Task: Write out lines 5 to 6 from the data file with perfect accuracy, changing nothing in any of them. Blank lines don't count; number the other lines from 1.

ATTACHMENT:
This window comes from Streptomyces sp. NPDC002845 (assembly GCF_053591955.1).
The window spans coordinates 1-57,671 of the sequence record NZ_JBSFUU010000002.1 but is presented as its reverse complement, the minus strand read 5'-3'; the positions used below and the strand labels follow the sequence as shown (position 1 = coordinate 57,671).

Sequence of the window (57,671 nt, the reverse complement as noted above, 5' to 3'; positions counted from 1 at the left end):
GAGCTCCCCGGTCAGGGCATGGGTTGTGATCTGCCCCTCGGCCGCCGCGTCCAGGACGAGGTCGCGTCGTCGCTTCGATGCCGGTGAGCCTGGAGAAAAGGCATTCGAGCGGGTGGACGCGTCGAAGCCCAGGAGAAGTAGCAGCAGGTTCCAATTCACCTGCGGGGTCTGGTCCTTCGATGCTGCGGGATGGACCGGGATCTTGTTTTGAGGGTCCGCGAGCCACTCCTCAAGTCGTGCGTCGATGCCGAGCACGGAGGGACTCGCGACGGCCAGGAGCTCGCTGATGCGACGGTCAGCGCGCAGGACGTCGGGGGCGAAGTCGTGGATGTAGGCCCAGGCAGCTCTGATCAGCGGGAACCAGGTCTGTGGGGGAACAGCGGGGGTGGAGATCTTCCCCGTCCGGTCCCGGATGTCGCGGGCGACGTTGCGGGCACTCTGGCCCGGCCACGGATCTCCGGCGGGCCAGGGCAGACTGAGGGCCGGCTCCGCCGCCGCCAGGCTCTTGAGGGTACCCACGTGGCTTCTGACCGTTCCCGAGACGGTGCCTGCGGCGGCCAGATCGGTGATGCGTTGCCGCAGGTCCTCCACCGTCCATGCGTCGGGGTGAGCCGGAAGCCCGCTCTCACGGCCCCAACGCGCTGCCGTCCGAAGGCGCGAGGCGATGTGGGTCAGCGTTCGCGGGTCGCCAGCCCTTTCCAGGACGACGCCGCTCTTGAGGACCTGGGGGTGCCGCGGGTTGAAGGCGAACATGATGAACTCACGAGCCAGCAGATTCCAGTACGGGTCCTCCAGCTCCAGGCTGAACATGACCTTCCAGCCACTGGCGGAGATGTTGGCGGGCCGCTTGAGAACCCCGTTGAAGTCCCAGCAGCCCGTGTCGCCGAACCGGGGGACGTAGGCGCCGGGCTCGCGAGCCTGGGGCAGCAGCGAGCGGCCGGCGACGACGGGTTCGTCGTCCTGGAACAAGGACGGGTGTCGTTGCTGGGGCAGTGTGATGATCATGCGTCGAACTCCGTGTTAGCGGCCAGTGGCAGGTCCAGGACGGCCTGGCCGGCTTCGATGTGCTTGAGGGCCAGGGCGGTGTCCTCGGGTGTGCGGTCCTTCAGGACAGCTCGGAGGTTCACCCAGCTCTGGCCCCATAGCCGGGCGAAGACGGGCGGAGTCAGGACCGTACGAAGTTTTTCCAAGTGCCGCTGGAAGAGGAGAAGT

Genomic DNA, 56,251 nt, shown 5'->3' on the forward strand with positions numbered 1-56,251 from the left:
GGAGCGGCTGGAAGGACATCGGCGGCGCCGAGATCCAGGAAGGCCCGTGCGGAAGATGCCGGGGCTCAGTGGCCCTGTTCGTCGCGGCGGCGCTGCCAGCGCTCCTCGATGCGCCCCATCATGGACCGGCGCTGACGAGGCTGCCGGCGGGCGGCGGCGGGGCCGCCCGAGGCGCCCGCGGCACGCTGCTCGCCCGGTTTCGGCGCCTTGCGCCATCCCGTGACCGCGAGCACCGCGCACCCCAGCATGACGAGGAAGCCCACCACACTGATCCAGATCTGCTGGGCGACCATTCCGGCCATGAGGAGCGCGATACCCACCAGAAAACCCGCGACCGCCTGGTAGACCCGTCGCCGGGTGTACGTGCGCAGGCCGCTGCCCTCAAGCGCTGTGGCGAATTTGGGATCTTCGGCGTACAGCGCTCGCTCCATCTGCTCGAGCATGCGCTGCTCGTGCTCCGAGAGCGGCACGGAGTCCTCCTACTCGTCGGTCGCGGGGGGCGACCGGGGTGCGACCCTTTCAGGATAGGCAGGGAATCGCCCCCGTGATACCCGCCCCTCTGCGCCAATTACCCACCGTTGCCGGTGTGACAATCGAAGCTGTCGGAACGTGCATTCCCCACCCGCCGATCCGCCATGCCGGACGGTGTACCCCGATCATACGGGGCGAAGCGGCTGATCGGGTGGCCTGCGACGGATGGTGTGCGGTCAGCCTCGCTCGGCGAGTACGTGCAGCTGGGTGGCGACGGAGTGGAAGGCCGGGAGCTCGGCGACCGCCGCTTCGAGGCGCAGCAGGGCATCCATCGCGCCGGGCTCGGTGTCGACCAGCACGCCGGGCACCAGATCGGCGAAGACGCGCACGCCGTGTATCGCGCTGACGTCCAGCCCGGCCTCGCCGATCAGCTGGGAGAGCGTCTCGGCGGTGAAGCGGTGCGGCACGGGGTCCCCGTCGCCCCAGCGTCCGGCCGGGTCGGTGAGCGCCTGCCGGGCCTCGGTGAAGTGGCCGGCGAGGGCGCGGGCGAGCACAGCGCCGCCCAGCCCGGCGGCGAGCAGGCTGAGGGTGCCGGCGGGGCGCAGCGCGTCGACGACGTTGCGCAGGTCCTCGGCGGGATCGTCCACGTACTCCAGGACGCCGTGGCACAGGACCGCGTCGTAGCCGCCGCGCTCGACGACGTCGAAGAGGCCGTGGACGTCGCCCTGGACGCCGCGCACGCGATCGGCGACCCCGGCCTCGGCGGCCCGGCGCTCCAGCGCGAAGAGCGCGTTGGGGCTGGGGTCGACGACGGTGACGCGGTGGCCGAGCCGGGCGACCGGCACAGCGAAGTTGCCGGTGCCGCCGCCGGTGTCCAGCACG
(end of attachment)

Genomic DNA, 56,251 nt, shown 5'->3' on the forward strand with positions numbered 1-56,251 from the left:
GGAGCGGCTGGAAGGACATCGGCGGCGCCGAGATCCAGGAAGGCCCGTGCGGAAGATGCCGGGGCTCAGTGGCCCTGTTCGTCGCGGCGGCGCTGCCAGCGCTCCTCGATGCGCCCCATCATGGACCGGCGCTGACGAGGCTGCCGGCGGGCGGCGGCGGGGCCGCCCGAGGCGCCCGCGGCACGCTGCTCGCCCGGTTTCGGCGCCTTGCGCCATCCCGTGACCGCGAGCACCGCGCACCCCAGCATGACGAGGAAGCCCACCACACTGATCCAGATCTGCTGGGCGACCATTCCGGCCATGAGGAGCGCGATACCCACCAGAAAACCCGCGACCGCCTGGTAGACCCGTCGCCGGGTGTACGTGCGCAGGCCGCTGCCCTCAAGCGCTGTGGCGAATTTGGGATCTTCGGCGTACAGCGCTCGCTCCATCTGCTCGAGCATGCGCTGCTCGTGCTCCGAGAGCGGCACGGAGTCCTCCTACTCGTCGGTCGCGGGGGGCGACCGGGGTGCGACCCTTTCAGGATAGGCAGGGAATCGCCCCCGTGATACCCGCCCCTCTGCGCCAATTACCCACCGTTGCCGGTGTGACAATCGAAGCTGTCGGAACGTGCATTCCCCACCCGCCGATCCGCCATGCCGGACGGTGTACCCCGATCATACGGGGCGAAGCGGCTGATCGGGTGGCCTGCGACGGATGGTGTGCGGTCAGCCTCGCTCGGCGAGTACGTGCAGCTGGGTGGCGACGGAGTGGAAGGCCGGGAGCTCGGCGACCGCCGCTTCGAGGCGCAGCAGGGCATCCATCGCGCCGGGCTCGGTGTCGACCAGCACGCCGGGCACCAGATCGGCGAAGACGCGCACGCCGTGTATCGCGCTGACGTCCAGCCCGGCCTCGCCGATCAGCTGGGAGAGCGTCTCGGCGGTGAAGCGGTGCGGCACGGGGTCCCCGTCGCCCCAGCGTCCGGCCGGGTCGGTGAGCGCCTGCCGGGCCTCGGTGAAGTGGCCGGCGAGGGCGCGGGCGAGCACAGCGCCGCCCAGCCCGGCGGCGAGCAGGCTGAGGGTGCCGGCGGGGCGCAGCGCGTCGACGACGTTGCGCAGGTCCTCGGCGGGATCGTCCACGTACTCCAGGACGCCGTGGCACAGGACCGCGTCGTAGCCGCCGCGCTCGACGACGTCGAAGAGGCCGTGGACGTCGCCCTGGACGCCGCGCACGCGATCGGCGACCCCGGCCTCGGCGGCCCGGCGCTCCAGCGCGAAGAGCGCGTTGGGGCTGGGGTCGACGACGGTGACGCGGTGGCCGAGCCGGGCGACCGGCACAGCGAAGTTGCCGGTGCCGCCGCCGGTGTCCAGCACG